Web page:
To provide all Emory students with equitable testing conditions, Emory should mandate that professors keep their assessments open for a 24-hour window or longer. That way, all students, no matter their time zone, can take their exams at a reasonable time. Professors should establish such windows with their students’ input to ensure that testing protocols meet their needs. 

Making attendance and participation in synchronous lectures mandatory also jeopardizes the equity and effectiveness of education. For international students who live half a world away from Emory and endure significant time differences, waking up in the middle of the night for classes is unnecessarily grueling. In her op-ed, Li, who lives in Beijing, explained that 3 a.m. and 4 a.m. became her regular bedtime last fall because her synchronous classes were held in the middle of the night in China. Sleep abnormality and deprivation seriously threatened international students’ immunity and mental health last semester, and unless professors listen to their students, the same will happen this spring.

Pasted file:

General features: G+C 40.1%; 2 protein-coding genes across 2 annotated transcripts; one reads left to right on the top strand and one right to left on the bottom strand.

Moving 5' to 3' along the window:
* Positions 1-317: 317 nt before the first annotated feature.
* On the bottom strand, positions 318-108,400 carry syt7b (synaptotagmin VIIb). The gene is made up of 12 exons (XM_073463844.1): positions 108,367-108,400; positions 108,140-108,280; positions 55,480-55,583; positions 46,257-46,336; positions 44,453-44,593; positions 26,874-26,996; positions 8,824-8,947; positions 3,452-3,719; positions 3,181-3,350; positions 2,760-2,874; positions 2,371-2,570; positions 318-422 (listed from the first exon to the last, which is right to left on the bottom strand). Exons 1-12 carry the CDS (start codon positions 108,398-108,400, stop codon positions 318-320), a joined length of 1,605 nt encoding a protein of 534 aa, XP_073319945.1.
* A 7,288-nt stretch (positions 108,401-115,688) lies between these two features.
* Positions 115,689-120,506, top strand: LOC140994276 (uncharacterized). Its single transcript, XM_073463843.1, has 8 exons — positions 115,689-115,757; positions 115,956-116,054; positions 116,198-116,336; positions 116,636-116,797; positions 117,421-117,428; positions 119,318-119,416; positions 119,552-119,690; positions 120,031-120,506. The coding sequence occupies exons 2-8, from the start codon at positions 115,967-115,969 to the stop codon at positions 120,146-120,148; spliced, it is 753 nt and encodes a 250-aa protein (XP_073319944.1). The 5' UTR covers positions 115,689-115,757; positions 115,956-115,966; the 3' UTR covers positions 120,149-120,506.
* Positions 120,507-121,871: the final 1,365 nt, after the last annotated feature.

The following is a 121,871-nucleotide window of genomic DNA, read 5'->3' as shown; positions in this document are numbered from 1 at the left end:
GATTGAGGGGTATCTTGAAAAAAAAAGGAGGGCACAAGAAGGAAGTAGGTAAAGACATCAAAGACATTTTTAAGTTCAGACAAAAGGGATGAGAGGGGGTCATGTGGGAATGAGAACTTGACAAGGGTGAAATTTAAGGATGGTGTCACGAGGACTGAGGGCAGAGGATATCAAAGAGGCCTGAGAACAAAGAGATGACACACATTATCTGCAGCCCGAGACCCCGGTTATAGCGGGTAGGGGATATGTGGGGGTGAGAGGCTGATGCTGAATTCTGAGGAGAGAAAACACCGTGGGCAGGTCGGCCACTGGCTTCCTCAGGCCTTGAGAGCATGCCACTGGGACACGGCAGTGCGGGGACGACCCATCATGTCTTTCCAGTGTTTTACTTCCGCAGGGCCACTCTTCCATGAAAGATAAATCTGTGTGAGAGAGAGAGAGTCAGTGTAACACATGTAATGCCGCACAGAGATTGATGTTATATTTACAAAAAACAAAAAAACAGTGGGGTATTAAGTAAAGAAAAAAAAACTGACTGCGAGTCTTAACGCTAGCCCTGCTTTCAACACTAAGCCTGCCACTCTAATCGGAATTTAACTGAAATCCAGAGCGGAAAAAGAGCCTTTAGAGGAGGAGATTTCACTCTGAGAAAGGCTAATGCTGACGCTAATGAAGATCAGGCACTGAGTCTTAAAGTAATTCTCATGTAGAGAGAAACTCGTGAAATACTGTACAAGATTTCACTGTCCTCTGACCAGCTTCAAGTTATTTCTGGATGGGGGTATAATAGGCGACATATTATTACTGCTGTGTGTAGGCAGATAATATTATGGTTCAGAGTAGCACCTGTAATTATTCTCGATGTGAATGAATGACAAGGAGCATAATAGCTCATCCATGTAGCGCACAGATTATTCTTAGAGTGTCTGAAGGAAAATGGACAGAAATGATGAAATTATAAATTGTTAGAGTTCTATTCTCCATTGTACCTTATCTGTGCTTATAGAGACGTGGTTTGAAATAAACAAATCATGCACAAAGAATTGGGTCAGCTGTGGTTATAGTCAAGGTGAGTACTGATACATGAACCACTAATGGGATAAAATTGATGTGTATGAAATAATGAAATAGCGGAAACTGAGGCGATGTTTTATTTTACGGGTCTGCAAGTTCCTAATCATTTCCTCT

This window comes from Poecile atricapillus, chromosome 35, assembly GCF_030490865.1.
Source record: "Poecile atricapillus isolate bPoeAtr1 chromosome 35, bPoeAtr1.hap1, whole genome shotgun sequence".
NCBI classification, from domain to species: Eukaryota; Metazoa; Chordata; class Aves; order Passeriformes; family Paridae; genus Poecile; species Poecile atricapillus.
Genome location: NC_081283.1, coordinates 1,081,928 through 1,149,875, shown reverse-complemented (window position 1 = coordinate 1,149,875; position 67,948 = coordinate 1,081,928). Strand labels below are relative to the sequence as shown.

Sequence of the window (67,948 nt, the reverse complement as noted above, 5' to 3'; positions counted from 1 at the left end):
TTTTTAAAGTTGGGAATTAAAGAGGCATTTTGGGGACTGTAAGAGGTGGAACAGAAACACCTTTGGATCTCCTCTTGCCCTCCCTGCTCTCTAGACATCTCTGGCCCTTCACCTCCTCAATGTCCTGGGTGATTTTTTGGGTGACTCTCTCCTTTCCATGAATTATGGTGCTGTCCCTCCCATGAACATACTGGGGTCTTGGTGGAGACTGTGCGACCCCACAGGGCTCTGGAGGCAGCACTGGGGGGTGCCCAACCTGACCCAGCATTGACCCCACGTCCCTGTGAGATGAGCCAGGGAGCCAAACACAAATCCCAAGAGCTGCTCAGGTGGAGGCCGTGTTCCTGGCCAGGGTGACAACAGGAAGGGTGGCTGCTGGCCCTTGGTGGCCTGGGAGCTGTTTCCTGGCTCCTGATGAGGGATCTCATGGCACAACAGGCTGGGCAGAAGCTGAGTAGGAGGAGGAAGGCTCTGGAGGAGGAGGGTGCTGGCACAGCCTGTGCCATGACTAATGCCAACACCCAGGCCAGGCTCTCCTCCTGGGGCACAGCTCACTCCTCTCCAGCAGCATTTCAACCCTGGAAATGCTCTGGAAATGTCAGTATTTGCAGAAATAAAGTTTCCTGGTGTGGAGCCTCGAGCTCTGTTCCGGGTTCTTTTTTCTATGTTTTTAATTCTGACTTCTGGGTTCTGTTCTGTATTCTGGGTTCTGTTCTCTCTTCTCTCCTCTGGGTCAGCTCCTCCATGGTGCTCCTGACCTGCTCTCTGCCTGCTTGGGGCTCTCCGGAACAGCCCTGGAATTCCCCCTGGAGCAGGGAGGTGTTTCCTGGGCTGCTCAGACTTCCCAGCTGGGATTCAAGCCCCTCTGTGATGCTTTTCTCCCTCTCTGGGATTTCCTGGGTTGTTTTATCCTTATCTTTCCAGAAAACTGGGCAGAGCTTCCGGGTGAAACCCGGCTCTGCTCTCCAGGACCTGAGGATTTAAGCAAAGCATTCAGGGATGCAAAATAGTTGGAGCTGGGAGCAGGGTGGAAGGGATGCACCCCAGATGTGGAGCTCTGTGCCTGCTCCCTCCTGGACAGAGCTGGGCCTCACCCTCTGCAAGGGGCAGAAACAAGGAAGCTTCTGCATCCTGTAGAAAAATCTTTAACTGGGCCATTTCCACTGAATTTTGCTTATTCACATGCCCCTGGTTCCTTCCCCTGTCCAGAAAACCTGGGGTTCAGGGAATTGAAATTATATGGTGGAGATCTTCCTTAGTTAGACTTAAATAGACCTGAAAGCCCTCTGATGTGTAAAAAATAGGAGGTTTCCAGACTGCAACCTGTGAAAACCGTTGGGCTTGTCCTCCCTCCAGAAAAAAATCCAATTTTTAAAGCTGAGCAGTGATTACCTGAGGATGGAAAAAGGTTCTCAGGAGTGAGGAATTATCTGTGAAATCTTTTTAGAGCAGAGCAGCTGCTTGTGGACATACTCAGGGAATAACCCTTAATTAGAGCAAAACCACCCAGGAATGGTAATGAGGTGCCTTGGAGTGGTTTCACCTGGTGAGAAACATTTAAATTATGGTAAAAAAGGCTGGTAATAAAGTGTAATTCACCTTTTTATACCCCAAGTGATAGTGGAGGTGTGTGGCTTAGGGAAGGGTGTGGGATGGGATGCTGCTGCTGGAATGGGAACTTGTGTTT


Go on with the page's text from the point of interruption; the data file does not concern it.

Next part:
Mandatory attendance not only harms the health of international students, but also disproportionately affects low-income students. The latter are more likely to have poor internet connectivity or live in an environment unsuitable for participating actively in class. To mitigate these concerns, professors should replace mandatory attendance with more recorded lectures and asynchronous materials that are always accessible. Grades should be based on effort, not on time zone or internet access.